What is stalking?
While legal definitions of stalking vary from one jurisdiction to another, a good working definition of stalking is a course of conduct directed at a specific person that would cause a reasonable person to feel fear.
Stalking is serious, often violent, and can escalate over time.
Some things stalkers do:
Follow you and show up wherever you are.
Send unwanted gifts, letters, cards, or e-mails.
Damage your home, car, or other property.
Monitor your phone calls or computer use.
Use technology, like hidden cameras or global positioning systems (GPS), to track where you go.
Drive by or hang out at your home, school, or work.
Threaten to hurt you, your family, friends, or pets.
Find out about you by using public records or online search services, hiring investigators, going through your garbage, or contacting friends, family, neighbors, or co-workers.
Posting information or spreading rumors about you on the Internet, in a public place, or by word of mouth.
Other actions that control, track, or frighten you.
You are not to blame for a stalker’s behavior.
7.5 million people are stalked in one year in the United States.
Over 85% of stalking victims are stalked by someone they know.
61% of female victims and 44% of male victims of stalking are stalked by a current or former intimate partner.
25% of female victims and 32% of male victims of stalking are stalked by an acquaintance.
About 1 in 5 of stalking victims are stalked by a stranger.
Persons aged 18-24 years experience the highest rate of stalking.
11% of stalking victims have been stalked for 5 years or more.
46% of stalking victims experience at least one unwanted contact per week.
[Matthew J. Breiding et al., “Prevalence and Characteristics of Sexual Violence, Stalking, and Intimate Partner Violence Victimization – National Intimate Partner and Sexual Violence Survey, United States, 2011”, Centers for Disease Control and Prevention Morbidity and Mortality Weekly Report, Vol. 63, No. 8 (2014): 7]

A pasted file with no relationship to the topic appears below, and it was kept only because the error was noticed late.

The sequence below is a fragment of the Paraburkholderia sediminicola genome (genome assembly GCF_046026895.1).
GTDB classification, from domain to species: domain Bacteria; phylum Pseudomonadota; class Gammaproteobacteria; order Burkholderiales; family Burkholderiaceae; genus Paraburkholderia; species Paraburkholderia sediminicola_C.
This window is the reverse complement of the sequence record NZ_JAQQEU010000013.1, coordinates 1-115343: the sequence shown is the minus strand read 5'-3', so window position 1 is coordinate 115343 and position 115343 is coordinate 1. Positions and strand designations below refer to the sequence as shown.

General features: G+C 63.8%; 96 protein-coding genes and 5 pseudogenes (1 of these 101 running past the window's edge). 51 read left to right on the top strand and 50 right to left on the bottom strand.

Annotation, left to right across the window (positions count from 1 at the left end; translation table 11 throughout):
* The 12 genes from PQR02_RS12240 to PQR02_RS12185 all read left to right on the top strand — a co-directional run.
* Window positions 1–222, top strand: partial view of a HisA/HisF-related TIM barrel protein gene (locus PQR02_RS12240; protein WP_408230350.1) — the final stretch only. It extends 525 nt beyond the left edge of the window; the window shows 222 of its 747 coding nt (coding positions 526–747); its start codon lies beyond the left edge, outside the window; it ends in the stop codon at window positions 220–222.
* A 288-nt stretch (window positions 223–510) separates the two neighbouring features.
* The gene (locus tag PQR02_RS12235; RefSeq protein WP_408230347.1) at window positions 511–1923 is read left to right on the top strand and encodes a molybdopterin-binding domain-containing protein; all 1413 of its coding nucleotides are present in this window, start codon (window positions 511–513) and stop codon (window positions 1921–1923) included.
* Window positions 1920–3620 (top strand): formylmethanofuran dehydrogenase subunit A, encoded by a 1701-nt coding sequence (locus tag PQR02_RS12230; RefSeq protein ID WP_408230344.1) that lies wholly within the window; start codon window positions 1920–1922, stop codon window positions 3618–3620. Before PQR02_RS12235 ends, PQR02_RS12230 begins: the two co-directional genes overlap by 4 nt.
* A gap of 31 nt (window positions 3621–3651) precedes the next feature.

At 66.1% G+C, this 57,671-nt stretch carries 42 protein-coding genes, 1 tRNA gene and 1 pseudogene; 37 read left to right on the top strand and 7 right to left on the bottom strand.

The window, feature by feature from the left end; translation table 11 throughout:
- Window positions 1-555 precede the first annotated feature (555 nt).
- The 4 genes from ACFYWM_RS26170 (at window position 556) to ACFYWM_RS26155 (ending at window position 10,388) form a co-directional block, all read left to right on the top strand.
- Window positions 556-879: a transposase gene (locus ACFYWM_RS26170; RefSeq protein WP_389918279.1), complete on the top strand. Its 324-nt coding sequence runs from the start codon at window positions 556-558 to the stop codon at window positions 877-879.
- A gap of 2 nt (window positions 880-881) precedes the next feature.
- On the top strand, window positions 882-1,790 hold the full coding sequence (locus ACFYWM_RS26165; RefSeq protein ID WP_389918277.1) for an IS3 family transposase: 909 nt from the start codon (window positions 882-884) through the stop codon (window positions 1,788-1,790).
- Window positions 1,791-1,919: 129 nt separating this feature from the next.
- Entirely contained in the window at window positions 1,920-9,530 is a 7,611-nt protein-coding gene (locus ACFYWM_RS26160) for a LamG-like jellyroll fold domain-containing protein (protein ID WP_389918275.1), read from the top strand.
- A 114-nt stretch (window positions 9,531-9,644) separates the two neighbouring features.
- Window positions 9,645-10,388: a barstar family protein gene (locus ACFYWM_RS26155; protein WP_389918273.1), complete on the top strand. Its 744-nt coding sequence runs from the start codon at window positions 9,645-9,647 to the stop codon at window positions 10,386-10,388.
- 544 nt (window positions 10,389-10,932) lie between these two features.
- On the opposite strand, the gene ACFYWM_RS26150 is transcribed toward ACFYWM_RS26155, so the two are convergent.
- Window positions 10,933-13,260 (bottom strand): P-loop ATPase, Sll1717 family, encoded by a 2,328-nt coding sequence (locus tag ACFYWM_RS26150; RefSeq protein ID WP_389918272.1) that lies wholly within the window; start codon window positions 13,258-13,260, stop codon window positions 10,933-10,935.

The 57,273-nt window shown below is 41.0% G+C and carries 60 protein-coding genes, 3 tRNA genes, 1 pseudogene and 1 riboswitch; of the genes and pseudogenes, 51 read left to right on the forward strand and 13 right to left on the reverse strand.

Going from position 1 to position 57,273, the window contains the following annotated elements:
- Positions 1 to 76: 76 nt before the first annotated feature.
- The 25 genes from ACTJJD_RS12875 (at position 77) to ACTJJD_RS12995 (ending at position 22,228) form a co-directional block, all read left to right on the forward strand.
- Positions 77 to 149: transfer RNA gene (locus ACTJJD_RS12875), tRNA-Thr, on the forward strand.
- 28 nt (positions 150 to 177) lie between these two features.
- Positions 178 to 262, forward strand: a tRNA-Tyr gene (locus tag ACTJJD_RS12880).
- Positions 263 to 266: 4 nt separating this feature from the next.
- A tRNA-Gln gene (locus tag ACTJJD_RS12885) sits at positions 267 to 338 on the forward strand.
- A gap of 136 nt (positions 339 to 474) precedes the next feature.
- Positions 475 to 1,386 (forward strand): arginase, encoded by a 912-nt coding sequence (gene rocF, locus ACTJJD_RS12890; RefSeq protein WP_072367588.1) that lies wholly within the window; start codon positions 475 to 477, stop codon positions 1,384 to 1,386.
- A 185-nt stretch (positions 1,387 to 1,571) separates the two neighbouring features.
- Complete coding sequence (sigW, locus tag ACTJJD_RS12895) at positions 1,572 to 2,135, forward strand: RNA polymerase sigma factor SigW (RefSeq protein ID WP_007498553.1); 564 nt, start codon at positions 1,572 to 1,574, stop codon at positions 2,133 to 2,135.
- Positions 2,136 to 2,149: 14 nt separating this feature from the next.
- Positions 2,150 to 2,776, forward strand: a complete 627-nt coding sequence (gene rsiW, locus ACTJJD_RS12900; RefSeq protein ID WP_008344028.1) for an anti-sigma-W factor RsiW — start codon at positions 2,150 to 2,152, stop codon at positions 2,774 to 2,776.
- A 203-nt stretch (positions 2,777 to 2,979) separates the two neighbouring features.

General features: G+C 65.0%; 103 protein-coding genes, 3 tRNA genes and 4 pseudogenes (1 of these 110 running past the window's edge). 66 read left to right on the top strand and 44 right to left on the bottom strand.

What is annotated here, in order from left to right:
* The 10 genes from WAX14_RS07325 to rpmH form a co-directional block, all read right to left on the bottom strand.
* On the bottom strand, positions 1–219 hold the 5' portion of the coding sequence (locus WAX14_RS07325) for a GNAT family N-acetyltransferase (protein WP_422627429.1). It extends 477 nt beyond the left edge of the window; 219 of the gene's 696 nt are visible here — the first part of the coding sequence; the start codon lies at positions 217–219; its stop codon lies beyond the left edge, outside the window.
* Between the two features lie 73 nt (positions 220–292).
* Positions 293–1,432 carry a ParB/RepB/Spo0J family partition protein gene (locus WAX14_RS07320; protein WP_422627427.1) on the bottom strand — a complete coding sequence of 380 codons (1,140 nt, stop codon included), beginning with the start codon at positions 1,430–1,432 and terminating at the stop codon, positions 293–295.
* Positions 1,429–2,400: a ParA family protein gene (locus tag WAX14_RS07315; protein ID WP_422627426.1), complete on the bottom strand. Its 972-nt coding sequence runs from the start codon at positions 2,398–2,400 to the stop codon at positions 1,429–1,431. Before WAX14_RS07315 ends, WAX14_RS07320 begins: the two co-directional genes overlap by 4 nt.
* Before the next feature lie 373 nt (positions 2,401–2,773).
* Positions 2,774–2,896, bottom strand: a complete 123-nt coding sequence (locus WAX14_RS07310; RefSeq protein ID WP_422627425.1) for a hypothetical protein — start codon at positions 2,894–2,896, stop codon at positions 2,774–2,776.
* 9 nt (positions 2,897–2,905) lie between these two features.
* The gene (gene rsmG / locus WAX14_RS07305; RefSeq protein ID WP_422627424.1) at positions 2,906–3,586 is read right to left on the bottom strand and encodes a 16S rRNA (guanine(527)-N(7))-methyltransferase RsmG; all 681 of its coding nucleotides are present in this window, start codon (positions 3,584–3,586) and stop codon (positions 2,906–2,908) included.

[Katrina Baum et al., (2009). “Stalking Victimization in the United States,” (Washington, DC:BJS, 2009).]
If you are being stalked, you may:
Feel fear of what the stalker will do.
Feel vulnerable, unsafe, and not know who to trust.
Feel anxious, irritable, impatient, or on edge.
Feel depressed, hopeless, overwhelmed, tearful, or angry.
Feel stressed, including having trouble concentrating, sleeping, or remembering things.
Have eating problems, such as appetite loss, forgetting to eat, or overeating.
Have flashbacks, disturbing thoughts, feelings, or memories.
Feel confused, frustrated, or isolated because other people don’t understand why you are afraid.
These are common reactions to being stalked.
Impact of Stalking on Victims
46% of stalking victims fear not knowing what will happen next. [Baum et al., (2009). “Stalking Victimization in the United States.” BJS.]
29% of stalking victims fear the stalking will never stop. [Baum et al.]
1 in 8 employed stalking victims lose time from work as a result of their victimization and more than half lose 5 days of work or more. [Baum et al.]
1 in 7 stalking victims move as a result of their victimization. [Baum et al.]
The prevalence of anxiety, insomnia, social dysfunction, and severe depression is much higher among stalking victims than the general population, especially if the stalking involves being followed or having one’s property destroyed. [Eric Blauuw et al. “The Toll of Stalking,” Journal of Interpersonal Violence 17, no. 1(2002):50-63.]
Stalking and Intimate Partner Femicide*
76% of intimate partner femicide victims have been stalked by their intimate partner.
67% had been physically abused by their intimate partner.
89% of femicide victims who had been physically assaulted had also been stalked in the 12 months before their murder.
79% of abused femicide victims reported being stalked during the same period that they were abused.
54% of femicide victims reported stalking to police before they were killed by their stalkers.
*The murder of a woman.
[Judith McFarlane et al., “Stalking and Intimate Partner Femicide,” Homicide Studies 3, no. 4 (1999).]
A stalker can be someone you know well or not at all. Most have dated or been involved with the people they stalk. Most stalking cases involve men stalking women, but men do stalk men, women do stalk women, and women do stalk men.
2/3 of stalkers pursue their victims at least once per week, many daily, using more than one method.
78% of stalkers use more than one means of approach.
Weapons are used to harm or threaten victims in 1 out of 5 cases.
Almost 1/3 of stalkers have stalked before.
Intimate partner stalkers frequently approach their targets, and their behaviors escalate quickly.
[Kris Mohandie et al., “The RECON Typology of Stalking: Reliability and Validity Based upon a Large Sample of North American Stalkers,” Journal of Forensic Sciences 51, no. 1 (2006).]
Stalking is a crime under the laws of all 50 states, the District of Columbia, the U.S. Territories, and the Federal government. Click here for a compilation of state, territory, tribal, and federal laws.
Less than 1/3 of states classify stalking as a felony upon first offense.
More than 1/2 of states classify stalking as a felony upon second offense or subsequent offense or when the crime involves aggravating factors.
Aggravating factors may include: possession of a deadly weapon, violation of a court order or condition of probation/parole, victim under 16 years, or same victim as prior occasions.